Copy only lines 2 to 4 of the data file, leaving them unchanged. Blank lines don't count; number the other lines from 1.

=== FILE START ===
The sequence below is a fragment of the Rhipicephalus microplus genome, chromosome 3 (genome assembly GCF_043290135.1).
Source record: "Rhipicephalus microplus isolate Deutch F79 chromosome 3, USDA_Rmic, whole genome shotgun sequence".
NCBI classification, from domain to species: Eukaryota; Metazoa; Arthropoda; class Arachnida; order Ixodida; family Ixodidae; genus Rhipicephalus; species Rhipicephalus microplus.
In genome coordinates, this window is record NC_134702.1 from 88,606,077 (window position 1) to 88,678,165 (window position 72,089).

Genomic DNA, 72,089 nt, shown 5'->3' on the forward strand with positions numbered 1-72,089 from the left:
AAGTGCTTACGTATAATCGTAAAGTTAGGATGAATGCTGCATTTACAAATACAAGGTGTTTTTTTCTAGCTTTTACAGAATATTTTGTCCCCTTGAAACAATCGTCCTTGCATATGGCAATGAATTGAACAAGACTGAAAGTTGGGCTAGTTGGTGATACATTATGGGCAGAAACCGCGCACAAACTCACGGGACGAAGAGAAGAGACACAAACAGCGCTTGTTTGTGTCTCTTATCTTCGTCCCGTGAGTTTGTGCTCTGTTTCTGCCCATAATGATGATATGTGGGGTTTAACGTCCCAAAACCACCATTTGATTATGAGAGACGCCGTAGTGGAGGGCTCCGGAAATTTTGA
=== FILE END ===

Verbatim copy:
Source record: "Rhipicephalus microplus isolate Deutch F79 chromosome 3, USDA_Rmic, whole genome shotgun sequence".
NCBI classification, from domain to species: Eukaryota; Metazoa; Arthropoda; class Arachnida; order Ixodida; family Ixodidae; genus Rhipicephalus; species Rhipicephalus microplus.
In genome coordinates, this window is record NC_134702.1 from 88,606,077 (window position 1) to 88,678,165 (window position 72,089).